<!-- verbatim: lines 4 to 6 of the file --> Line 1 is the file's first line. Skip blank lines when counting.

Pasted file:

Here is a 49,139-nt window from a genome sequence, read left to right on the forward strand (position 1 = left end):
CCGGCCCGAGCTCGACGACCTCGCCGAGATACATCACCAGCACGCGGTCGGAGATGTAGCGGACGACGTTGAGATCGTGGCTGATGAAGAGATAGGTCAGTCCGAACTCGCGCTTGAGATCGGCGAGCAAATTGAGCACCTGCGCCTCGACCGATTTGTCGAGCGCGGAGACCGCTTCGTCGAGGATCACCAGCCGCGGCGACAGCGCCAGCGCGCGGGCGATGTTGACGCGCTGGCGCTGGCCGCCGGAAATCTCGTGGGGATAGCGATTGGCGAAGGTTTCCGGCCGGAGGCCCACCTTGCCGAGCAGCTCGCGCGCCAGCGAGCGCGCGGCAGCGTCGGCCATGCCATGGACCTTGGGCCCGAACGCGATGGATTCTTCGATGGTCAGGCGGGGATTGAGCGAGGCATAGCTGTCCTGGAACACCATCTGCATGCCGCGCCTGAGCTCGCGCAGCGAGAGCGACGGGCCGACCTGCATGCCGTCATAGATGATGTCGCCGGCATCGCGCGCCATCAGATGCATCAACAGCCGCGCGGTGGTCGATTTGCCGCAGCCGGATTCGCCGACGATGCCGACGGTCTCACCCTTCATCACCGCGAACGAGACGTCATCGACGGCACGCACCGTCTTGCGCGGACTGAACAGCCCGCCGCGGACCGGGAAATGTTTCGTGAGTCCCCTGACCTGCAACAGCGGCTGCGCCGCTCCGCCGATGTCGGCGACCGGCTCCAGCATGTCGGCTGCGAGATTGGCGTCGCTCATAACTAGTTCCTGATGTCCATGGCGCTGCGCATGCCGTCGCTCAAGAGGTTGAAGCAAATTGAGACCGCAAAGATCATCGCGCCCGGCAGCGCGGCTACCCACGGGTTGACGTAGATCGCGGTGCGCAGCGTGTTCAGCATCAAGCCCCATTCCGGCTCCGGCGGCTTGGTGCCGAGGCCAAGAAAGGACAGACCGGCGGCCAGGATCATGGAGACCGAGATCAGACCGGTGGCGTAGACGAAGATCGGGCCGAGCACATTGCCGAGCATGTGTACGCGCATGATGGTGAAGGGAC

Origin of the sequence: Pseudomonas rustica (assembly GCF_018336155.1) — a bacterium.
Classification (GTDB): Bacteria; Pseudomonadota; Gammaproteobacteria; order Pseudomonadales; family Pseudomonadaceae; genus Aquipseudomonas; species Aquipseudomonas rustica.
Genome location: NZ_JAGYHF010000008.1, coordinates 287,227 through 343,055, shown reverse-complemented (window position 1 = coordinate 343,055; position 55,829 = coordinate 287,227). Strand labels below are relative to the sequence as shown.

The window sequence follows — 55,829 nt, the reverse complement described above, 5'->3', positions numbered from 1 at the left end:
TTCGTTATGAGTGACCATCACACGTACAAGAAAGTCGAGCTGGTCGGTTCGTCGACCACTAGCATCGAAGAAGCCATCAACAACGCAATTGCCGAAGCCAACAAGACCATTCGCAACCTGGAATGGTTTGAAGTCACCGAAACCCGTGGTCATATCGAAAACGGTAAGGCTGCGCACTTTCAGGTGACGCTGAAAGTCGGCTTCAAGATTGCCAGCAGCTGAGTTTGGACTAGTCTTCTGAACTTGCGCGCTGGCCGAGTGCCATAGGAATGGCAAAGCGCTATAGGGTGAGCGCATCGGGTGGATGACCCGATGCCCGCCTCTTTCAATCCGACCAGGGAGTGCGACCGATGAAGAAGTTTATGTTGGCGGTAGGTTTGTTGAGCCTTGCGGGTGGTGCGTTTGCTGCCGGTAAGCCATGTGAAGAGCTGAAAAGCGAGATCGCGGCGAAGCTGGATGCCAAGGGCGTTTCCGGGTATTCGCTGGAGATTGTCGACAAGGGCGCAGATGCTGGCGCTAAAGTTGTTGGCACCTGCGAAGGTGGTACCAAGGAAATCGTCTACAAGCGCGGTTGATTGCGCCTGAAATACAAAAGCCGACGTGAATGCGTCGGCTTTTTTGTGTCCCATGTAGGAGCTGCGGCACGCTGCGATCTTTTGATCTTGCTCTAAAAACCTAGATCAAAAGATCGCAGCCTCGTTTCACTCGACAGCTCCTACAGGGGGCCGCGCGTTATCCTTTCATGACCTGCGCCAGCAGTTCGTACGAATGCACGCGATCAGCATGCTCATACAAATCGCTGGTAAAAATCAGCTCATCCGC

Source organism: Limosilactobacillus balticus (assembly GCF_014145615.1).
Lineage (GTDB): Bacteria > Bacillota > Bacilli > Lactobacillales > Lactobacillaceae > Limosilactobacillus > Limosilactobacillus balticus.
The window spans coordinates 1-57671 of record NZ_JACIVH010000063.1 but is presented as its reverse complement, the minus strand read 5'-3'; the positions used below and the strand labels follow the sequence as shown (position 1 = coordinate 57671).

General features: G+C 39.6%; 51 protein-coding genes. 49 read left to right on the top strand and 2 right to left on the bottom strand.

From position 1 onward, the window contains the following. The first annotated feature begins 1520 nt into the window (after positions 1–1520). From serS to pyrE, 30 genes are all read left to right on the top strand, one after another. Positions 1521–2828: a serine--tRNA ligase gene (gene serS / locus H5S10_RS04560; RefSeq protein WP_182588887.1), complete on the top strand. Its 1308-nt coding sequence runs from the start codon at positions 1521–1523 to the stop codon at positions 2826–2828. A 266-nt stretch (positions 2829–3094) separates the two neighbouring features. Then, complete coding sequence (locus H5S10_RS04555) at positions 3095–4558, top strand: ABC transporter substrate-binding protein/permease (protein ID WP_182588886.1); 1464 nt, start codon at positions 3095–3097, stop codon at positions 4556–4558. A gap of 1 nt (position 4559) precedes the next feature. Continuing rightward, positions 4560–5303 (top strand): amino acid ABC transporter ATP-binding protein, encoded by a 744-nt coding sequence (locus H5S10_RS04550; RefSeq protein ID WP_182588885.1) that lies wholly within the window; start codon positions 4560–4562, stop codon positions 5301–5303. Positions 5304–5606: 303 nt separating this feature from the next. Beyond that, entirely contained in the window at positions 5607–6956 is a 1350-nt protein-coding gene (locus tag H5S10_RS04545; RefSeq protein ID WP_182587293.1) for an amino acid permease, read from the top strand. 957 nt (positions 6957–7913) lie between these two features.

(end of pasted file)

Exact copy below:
Classification (GTDB): Bacteria; Pseudomonadota; Gammaproteobacteria; order Pseudomonadales; family Pseudomonadaceae; genus Aquipseudomonas; species Aquipseudomonas rustica.
Genome location: NZ_JAGYHF010000008.1, coordinates 287,227 through 343,055, shown reverse-complemented (window position 1 = coordinate 343,055; position 55,829 = coordinate 287,227). Strand labels below are relative to the sequence as shown.

The window sequence follows — 55,829 nt, the reverse complement described above, 5'->3', positions numbered from 1 at the left end: